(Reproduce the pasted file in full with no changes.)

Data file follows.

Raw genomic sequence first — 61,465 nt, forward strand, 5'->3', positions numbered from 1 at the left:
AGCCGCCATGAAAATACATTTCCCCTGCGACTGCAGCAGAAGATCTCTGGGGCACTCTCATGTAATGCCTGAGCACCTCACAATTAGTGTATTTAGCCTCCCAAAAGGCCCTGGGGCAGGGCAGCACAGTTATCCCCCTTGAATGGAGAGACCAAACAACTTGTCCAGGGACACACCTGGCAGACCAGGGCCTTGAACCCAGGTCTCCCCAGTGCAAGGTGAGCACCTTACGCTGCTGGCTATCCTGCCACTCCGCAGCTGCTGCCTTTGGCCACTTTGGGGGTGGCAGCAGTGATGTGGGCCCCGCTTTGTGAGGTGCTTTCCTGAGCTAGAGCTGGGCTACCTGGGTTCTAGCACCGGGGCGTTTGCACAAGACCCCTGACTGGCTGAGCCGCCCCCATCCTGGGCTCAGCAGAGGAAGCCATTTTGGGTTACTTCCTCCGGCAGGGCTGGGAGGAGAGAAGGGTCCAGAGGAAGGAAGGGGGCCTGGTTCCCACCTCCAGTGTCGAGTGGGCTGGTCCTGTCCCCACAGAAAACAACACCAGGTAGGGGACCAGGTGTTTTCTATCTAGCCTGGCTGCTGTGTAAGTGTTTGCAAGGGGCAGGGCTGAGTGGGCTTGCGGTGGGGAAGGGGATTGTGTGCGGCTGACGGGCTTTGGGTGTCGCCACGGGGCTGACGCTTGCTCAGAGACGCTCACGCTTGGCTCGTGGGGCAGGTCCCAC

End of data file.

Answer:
Raw genomic sequence first — 61,465 nt, forward strand, 5'->3', positions numbered from 1 at the left:
AGCCGCCATGAAAATACATTTCCCCTGCGACTGCAGCAGAAGATCTCTGGGGCACTCTCATGTAATGCCTGAGCACCTCACAATTAGTGTATTTAGCCTCCCAAAAGGCCCTGGGGCAGGGCAGCACAGTTATCCCCCTTGAATGGAGAGACCAAACAACTTGTCCAGGGACACACCTGGCAGACCAGGGCCTTGAACCCAGGTCTCCCCAGTGCAAGGTGAGCACCTTACGCTGCTGGCTATCCTGCCACTCCGCAGCTGCTGCCTTTGGCCACTTTGGGGGTGGCAGCAGTGATGTGGGCCCCGCTTTGTGAGGTGCTTTCCTGAGCTAGAGCTGGGCTACCTGGGTTCTAGCACCGGGGCGTTTGCACAAGACCCCTGACTGGCTGAGCCGCCCCCATCCTGGGCTCAGCAGAGGAAGCCATTTTGGGTTACTTCCTCCGGCAGGGCTGGGAGGAGAGAAGGGTCCAGAGGAAGGAAGGGGGCCTGGTTCCCACCTCCAGTGTCGAGTGGGCTGGTCCTGTCCCCACAGAAAACAACACCAGGTAGGGGACCAGGTGTTTTCTATCTAGCCTGGCTGCTGTGTAAGTGTTTGCAAGGGGCAGGGCTGAGTGGGCTTGCGGTGGGGAAGGGGATTGTGTGCGGCTGACGGGCTTTGGGTGTCGCCACGGGGCTGACGCTTGCTCAGAGACGCTCACGCTTGGCTCGTGGGGCAGGTCCCAC